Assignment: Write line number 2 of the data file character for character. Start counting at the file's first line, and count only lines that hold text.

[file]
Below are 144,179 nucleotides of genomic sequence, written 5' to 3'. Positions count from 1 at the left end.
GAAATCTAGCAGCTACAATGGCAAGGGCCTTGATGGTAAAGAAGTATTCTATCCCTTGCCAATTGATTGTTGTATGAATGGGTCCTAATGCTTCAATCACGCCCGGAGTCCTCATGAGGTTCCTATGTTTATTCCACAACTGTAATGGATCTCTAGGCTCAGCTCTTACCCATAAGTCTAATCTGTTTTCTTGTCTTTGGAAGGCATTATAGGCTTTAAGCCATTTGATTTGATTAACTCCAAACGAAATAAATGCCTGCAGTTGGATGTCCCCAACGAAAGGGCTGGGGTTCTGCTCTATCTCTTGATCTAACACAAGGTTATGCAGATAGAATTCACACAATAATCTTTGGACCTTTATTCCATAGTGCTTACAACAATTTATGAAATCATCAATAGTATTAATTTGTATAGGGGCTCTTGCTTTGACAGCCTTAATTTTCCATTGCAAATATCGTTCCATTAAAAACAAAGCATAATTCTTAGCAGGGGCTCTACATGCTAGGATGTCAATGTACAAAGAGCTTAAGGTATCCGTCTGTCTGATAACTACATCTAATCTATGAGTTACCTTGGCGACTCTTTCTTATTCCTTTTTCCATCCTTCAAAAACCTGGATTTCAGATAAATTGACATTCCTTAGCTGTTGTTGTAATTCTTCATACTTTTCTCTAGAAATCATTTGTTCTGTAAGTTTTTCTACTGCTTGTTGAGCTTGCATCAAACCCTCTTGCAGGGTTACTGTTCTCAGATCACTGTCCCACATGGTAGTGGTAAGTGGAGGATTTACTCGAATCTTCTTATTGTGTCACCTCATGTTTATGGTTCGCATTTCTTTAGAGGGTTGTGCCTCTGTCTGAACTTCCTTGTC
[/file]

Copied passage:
GAAATCTAGCAGCTACAATGGCAAGGGCCTTGATGGTAAAGAAGTATTCTATCCCTTGCCAATTGATTGTTGTATGAATGGGTCCTAATGCTTCAATCACGCCCGGAGTCCTCATGAGGTTCCTATGTTTATTCCACAACTGTAATGGATCTCTAGGCTCAGCTCTTACCCATAAGTCTAATCTGTTTTCTTGTCTTTGGAAGGCATTATAGGCTTTAAGCCATTTGATTTGATTAACTCCAAACGAAATAAATGCCTGCAGTTGGATGTCCCCAACGAAAGGGCTGGGGTTCTGCTCTATCTCTTGATCTAACACAAGGTTATGCAGATAGAATTCACACAATAATCTTTGGACCTTTATTCCATAGTGCTTACAACAATTTATGAAATCATCAATAGTATTAATTTGTATAGGGGCTCTTGCTTTGACAGCCTTAATTTTCCATTGCAAATATCGTTCCATTAAAAACAAAGCATAATTCTTAGCAGGGGCTCTACATGCTAGGATGTCAATGTACAAAGAGCTTAAGGTATCCGTCTGTCTGATAACTACATCTAATCTATGAGTTACCTTGGCGACTCTTTCTTATTCCTTTTTCCATCCTTCAAAAACCTGGATTTCAGATAAATTGACATTCCTTAGCTGTTGTTGTAATTCTTCATACTTTTCTCTAGAAATCATTTGTTCTGTAAGTTTTTCTACTGCTTGTTGAGCTTGCATCAAACCCTCTTGCAGGGTTACTGTTCTCAGATCACTGTCCCACATGGTAGTGGTAAGTGGAGGATTTACTCGAATCTTCTTATTGTGTCACCTCATGTTTATGGTTCGCATTTCTTTAGAGGGTTGTGCCTCTGTCTGAACTTCCTTGTC